Going global with content marketing sounds easy (just translate it, right?) but it actually takes a lot more preparation than you might expect. In this post, we’ll have a look at three frameworks with which you’ll be better prepared if you want to conquer a foreign market with your content. Continue reading “Global Content Marketing and Localisation: 3 Business Strategy Frameworks”

The Global Marketer’s Guide to User-Generated Content

Modern buyers are more educated and connected than ever before—making it increasingly difficult for marketers to capture their attention. As such, the traditional content marketing strategies of the past just won’t cut it anymore. So, what’s a marketer to do? Enter user-generated content.

User-generated content—or UGC—is exactly what it sounds like: content created by users. For brands, users are people who interact with your brand or products in some capacity but aren’t professionally affiliated with your company.

The difference between UGC and more traditional marketing tactics is that UGC relies on your customers to promote your brand, rather than doing it yourself.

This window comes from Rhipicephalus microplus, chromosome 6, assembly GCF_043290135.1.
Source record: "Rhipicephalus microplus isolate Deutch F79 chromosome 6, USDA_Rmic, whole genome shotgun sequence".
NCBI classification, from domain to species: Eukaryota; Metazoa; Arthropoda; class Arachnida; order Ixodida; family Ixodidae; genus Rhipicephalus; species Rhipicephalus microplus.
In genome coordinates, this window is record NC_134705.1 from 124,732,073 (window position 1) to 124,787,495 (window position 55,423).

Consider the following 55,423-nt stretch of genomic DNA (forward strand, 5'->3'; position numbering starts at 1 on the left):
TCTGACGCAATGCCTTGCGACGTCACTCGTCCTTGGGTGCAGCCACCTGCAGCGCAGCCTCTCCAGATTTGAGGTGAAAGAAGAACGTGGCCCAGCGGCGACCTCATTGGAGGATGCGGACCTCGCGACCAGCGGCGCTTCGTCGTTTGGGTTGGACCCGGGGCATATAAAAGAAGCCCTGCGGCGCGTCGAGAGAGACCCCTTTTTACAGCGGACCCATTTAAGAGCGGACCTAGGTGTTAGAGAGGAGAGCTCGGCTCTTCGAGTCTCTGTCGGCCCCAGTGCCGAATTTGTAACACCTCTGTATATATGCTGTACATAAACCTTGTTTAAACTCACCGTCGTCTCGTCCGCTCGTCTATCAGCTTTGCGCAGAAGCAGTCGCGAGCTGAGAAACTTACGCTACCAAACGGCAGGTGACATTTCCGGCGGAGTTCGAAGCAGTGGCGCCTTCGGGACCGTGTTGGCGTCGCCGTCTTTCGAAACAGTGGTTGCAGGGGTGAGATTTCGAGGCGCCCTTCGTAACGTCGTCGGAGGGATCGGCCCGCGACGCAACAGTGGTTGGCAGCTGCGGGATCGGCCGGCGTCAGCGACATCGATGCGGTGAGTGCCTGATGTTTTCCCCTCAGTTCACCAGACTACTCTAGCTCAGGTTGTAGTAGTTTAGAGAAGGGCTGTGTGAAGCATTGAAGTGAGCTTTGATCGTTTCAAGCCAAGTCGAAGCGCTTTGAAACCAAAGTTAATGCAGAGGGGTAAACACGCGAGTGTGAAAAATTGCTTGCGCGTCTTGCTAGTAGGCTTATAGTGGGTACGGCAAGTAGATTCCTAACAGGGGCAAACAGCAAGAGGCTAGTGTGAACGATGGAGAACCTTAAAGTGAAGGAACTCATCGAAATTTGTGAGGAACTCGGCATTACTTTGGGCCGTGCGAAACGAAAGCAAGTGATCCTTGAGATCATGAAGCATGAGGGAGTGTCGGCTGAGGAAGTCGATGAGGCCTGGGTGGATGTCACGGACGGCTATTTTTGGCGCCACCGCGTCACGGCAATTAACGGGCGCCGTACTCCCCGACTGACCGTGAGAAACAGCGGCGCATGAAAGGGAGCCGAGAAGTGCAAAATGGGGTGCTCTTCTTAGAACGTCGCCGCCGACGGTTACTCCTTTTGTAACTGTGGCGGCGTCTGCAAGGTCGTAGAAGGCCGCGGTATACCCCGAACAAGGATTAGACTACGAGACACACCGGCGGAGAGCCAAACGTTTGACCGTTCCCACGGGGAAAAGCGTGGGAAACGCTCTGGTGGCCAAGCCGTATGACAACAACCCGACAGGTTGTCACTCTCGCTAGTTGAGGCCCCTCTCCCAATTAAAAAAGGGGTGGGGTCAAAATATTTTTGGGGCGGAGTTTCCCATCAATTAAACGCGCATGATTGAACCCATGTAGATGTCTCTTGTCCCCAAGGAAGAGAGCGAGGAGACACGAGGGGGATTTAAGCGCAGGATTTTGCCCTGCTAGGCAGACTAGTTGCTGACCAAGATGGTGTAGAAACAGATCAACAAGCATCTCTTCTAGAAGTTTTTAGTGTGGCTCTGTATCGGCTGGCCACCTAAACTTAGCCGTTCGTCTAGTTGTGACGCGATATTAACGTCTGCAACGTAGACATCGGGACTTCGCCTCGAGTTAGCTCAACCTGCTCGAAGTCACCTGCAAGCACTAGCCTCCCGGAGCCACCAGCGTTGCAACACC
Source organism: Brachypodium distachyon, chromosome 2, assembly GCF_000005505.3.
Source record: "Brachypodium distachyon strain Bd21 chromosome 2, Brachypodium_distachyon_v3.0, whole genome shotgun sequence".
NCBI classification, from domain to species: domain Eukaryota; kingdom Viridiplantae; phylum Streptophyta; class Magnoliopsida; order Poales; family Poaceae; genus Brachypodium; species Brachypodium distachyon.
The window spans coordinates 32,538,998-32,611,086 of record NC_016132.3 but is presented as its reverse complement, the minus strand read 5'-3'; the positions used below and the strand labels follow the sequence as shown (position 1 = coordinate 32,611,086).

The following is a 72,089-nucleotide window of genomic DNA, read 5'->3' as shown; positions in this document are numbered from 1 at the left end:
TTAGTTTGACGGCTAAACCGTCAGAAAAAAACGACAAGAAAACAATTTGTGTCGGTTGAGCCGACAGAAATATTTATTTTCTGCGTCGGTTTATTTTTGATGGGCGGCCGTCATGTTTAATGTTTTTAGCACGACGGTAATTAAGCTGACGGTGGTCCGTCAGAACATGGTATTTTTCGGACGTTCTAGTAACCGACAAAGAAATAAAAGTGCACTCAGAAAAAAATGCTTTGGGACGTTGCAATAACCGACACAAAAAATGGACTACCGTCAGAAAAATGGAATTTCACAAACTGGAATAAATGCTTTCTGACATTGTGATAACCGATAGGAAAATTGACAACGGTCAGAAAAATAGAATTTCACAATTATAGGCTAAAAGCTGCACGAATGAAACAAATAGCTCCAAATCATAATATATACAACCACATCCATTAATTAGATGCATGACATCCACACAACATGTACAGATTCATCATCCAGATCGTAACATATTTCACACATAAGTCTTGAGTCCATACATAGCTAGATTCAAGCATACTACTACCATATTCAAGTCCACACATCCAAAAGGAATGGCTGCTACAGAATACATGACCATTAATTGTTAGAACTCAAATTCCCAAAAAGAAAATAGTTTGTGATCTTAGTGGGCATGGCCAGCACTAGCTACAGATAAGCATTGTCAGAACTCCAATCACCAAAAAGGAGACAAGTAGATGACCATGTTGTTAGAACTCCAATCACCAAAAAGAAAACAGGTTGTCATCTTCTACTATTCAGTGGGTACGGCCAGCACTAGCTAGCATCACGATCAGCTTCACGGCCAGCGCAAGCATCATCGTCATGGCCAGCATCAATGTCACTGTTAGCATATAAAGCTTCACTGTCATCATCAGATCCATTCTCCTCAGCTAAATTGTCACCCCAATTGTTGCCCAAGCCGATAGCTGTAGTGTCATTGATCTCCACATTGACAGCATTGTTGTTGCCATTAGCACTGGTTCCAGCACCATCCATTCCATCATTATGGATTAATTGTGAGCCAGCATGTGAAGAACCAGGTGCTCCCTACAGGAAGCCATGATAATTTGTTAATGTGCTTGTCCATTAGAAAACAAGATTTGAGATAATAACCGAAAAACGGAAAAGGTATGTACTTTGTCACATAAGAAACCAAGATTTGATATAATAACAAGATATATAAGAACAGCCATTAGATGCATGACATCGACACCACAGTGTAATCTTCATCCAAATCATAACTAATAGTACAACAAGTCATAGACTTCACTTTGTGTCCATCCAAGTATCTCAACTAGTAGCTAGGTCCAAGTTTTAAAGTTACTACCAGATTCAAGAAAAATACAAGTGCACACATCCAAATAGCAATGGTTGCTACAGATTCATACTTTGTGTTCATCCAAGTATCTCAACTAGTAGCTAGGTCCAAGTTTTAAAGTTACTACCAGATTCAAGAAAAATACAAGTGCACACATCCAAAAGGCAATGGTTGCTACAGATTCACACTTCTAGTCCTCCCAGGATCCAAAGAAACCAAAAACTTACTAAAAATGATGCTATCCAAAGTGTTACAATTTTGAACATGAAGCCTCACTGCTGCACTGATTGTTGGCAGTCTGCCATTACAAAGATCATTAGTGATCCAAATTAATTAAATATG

Why Are Global Marketers Turning to User-Generated Content?

For global marketers it’s difficult to find one type of content that performs across all demographics, locations, and markets. This is largely due to the fact that each audience has a different set of buying habits, pain points, motivators, and other contributing factors.

The beauty of UGC is that it’s created by the customer for the customer. It naturally transcends the barriers that stand in the way of traditional content types—think language, cultural differences, and more.   Consider these statistics:

  • 41% of consumers only need to see between 1 and 4 pieces of UGC to be influenced to purchase (source) whereas 47% of consumers need to see 3 to 5 pieces of traditional content to even speak with a sales rep (source).
  • UGC is 35% more memorable than any other media and 50% more trusted (source).
  • UGC results in 29% higher web conversions than campaigns or websites without it (source).

Looking for more reasons to jump on the UGC bandwagon? Keep reading.

Continue reading “The Global Marketer’s Guide to User-Generated Content”